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UKSpirituality is the most diverse and inclusive listing of high quality spirituality events in the UK. We offer an opportunity to explore spirituality without conformity to people of all perspectives.

We check each event to ensure it is non-dogmatic and participative and open to everyone regardless of age, gender, race, ethnicity, ability or sexual orientation.

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A nice cup of tea and a sit down

The Japanese tea ceremony is the ultimate form of this spiritual practice; in it each movement is choreographed, and the tea is prepared and served mindfully and gracefully. The ritual has deep meaning and resonance for the participants.
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The Arrival

On a visit to the East Coast, Suzuki Roshi arrived at the meeting place of the Cambridge Buddhist Society to find everyone scrubbing down the interior in anticipation of his visit. They were surprised to see him, because he had written that he would arrive on the following day. He tied back the sleeves of his robe and insisted on joining the preparations "for the grand day of my arrival."

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Innovation

I invite you to close your eyes, and think of a time that you tried something new. Maybe the first time you rode a bike, or your first kiss, or the first time you tried a type of food that you were convinced you didnt like. Maybe it was the first time you tried a new spiritual practice: meditation, or visualisation, or prayer, or elaborate ritual. Maybe it was when you did something scary, like capsizing a canoe or doing a parachute jump. Try to remember how it felt before you did it. Were you scared, resisting, apprehensive, hesitant? Was there someone there to help you get over your fear? What did they do? Were they supportive and kind, or did they push you into it being cruel to be kind? Try to remember how it felt while you were doing it. When did fear change to pleasure? If it did what kind of pleasure was it? Quiet satisfaction or wild exhilaration? Now try to remember how it felt afterwards. Did you want to do it again? Did it make you more willing to try new things? Did it change how you felt about yourself? [pause] Hold the memory of these feelings in your mind. When you are ready, open your eyes and return to the present and your companions here.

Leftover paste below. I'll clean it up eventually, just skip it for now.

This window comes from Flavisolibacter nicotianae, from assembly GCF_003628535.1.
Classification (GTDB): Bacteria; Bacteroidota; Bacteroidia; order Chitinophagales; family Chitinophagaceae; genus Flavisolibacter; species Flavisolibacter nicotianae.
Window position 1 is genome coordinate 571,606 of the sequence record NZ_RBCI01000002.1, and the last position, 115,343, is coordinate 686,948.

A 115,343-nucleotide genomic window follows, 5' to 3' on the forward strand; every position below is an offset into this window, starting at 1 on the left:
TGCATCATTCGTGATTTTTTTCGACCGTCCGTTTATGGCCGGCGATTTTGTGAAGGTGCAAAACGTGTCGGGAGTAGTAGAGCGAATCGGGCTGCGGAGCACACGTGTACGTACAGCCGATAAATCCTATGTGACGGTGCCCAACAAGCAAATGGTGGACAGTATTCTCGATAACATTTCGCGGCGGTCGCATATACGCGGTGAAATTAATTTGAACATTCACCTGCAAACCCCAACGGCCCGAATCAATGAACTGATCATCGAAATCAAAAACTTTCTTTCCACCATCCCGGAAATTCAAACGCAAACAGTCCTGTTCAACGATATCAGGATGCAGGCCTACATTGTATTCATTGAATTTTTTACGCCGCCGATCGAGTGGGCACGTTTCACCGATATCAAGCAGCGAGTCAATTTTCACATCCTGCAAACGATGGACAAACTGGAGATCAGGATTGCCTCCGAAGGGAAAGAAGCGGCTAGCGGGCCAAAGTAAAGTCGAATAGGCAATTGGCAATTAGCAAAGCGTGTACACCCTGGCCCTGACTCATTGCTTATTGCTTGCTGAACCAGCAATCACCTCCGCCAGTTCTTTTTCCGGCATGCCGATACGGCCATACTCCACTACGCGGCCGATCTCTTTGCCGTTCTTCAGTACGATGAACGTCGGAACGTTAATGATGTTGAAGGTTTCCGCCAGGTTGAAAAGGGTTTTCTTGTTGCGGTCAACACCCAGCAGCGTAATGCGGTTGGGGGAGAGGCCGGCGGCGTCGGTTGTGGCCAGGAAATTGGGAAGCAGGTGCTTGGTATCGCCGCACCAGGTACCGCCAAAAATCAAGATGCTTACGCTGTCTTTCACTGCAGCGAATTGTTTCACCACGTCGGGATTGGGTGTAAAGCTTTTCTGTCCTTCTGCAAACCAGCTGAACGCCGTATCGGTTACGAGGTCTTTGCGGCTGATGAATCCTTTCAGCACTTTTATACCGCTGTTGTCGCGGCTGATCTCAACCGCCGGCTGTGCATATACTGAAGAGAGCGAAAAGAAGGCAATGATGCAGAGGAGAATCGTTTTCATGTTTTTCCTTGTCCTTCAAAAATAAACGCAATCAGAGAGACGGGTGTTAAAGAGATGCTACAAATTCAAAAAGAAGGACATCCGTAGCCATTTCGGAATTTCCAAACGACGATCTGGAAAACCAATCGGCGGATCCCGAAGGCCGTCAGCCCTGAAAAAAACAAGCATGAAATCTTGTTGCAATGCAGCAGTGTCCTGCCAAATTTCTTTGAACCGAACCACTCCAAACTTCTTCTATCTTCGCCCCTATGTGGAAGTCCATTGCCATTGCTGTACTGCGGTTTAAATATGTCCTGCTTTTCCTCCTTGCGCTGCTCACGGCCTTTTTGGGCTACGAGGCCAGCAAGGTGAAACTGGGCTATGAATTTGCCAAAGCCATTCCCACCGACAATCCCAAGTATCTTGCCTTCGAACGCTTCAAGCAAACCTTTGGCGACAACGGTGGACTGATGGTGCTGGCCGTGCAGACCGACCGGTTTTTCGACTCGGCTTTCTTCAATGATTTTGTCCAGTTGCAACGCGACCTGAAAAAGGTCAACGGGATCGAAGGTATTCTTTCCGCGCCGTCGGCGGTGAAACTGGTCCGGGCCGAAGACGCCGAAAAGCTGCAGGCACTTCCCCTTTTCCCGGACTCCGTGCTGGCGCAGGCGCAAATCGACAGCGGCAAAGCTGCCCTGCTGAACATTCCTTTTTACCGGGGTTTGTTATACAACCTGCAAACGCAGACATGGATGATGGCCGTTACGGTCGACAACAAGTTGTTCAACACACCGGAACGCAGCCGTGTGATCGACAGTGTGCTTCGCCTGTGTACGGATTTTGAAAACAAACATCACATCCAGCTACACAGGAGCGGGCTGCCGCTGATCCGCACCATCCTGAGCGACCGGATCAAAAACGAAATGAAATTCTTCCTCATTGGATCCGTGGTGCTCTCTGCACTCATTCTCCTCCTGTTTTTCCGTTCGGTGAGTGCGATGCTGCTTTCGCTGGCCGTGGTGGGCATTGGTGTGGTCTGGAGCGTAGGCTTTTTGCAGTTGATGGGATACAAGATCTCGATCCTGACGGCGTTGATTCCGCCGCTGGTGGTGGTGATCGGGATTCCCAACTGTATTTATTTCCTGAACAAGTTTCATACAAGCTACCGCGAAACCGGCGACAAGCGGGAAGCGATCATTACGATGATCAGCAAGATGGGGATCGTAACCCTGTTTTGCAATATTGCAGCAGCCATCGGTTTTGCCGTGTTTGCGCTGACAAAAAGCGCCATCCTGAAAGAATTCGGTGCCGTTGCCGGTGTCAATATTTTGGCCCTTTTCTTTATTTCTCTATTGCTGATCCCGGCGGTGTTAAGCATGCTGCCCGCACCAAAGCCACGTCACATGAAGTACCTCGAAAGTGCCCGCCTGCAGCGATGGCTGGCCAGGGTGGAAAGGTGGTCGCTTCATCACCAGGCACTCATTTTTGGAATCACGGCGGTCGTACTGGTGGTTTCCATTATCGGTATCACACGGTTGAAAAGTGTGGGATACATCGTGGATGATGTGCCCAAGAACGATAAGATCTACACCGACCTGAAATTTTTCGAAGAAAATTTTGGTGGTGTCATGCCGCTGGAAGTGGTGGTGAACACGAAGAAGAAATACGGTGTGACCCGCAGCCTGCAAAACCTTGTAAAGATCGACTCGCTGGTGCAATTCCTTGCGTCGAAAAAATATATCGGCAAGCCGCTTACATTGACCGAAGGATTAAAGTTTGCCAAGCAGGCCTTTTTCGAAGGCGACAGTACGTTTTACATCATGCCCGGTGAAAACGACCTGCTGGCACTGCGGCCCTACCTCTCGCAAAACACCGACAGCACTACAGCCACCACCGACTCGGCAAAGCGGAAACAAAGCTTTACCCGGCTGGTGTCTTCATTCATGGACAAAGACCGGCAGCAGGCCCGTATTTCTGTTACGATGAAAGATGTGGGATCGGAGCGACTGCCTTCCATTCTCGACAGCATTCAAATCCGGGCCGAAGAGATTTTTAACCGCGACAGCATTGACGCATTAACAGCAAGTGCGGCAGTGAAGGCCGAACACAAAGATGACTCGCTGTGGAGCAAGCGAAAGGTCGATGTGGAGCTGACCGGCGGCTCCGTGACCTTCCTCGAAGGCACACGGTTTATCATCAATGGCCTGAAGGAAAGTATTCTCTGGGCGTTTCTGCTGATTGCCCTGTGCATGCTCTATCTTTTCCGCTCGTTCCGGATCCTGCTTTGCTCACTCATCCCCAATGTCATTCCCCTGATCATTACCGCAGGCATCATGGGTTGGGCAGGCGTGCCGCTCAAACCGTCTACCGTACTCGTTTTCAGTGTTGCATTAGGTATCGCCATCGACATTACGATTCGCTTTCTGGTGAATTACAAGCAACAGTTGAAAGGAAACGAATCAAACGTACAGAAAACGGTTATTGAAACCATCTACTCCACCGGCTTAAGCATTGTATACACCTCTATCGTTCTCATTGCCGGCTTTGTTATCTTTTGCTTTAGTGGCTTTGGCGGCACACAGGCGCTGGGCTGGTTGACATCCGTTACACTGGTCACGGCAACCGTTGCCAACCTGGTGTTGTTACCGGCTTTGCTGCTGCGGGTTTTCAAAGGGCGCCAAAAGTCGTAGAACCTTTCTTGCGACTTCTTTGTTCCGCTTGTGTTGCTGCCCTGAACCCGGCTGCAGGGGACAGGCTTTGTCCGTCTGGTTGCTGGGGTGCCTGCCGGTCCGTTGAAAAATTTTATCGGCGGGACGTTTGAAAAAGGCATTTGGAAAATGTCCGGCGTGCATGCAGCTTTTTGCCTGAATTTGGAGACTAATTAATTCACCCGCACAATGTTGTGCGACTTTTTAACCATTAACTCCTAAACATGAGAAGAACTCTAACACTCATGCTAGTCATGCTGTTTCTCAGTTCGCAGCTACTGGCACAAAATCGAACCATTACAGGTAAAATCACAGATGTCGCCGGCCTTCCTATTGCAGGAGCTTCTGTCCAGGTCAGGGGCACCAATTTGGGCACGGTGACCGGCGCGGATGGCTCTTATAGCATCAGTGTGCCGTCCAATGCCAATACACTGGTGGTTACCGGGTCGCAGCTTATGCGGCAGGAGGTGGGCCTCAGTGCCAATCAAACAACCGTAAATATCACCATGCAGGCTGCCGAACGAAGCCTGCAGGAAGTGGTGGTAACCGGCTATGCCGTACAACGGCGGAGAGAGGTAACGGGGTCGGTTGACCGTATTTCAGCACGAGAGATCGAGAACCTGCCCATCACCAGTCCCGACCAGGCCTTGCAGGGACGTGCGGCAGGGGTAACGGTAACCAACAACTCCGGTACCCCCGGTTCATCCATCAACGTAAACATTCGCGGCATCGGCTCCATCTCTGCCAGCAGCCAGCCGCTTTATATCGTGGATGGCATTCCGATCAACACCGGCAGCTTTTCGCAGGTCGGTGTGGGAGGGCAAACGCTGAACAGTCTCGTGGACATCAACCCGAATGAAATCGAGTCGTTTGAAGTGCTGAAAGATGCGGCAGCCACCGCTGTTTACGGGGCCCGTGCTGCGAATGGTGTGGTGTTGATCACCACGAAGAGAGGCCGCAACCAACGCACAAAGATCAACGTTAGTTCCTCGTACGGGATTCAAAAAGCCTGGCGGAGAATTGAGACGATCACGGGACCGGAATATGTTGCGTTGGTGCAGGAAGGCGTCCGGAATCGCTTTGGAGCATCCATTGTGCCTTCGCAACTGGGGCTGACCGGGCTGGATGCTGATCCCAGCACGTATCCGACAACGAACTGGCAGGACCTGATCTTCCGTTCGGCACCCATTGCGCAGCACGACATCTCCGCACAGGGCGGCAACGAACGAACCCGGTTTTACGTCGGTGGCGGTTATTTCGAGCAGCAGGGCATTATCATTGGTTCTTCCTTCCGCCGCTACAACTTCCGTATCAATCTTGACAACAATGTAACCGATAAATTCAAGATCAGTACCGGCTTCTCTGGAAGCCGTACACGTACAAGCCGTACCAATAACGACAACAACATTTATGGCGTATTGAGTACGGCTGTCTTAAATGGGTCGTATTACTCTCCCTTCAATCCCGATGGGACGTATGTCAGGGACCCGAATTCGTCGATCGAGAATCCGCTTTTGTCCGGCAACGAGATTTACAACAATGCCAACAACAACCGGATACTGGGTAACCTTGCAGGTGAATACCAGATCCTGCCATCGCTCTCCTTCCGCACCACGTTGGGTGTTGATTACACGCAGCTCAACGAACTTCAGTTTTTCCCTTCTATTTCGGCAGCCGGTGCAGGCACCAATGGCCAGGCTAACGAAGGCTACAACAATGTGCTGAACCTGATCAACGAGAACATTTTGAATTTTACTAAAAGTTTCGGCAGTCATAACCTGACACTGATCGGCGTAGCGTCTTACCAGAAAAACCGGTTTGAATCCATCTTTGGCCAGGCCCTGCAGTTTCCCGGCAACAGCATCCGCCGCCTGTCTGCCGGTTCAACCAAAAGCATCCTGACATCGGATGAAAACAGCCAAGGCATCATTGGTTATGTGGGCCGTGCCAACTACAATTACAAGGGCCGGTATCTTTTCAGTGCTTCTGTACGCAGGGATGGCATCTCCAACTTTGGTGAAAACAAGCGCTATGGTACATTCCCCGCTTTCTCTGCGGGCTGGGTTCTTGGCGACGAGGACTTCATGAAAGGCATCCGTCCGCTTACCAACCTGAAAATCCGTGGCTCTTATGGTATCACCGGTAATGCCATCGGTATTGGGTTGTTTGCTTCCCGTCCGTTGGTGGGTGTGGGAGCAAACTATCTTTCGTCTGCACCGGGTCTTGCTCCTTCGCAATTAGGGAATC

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Gardening

Gardening is well known to be therapeutic, but it is also deeply spiritual. It is a process of fostering life, of working with the land and Nature to create beauty – what could be more spiritual than that? Embodied spirituality is about responding to the world with wonder, creativity and joy; it is not some abstract process – it is about connecting the inner with the outer. The planting of the seeds in the ground teaches us hope and care for small growing things. Watching the seeds come up is an experience of hope rewarded. Then we must care for the tender seedlings, watering them, planting them out, protecting them from being eaten. We create patterns in the garden – arrangements of plants that flower and fruit in their season. The plants might be herbs that heal, or flowers with scent and colour, or leafy trees, or fruit and vegetables. Plants have symbolism and mythology and folklore associated with them.

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Ask Grace: What are the symptoms of spiritual burnout and how to avoid psychic burnout?

Ask Grace: What are the symptoms of spiritual burnout and how to avoid psychic burnout
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Please contact us at any time on admin@ukspirituality.org. We look forward to hearing from you and working together.

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Quote of the moment

There is a common misunderstanding among all the human beings who have ever been born on earth that the best way to live is to try to avoid pain and just try to get comfortable. You see this even in insects and animals and birds. All of us are the same. A much more interesting, kind and joyful approach to life is to begin to develop our curiosity, not caring whether the object of our curiosity is bitter or sweet. To lead to a life that goes beyond pettiness and prejudice and always wanting to make sure that everything turns out on our own terms, to lead a more passionate, full, and delightful life than that, we must realize that we can endure a lot of pain and pleasure for the sake of finding out who we are and what this world is, how we tick and how our world ticks, how the whole thing just is. If we are committed to comfort at any cost, as soon as we come up against the least edge of pain, we’re going to run; we’ll never know what’s beyond that particular barrier or wall or fearful thing. 

— Pema Ch?dr?n

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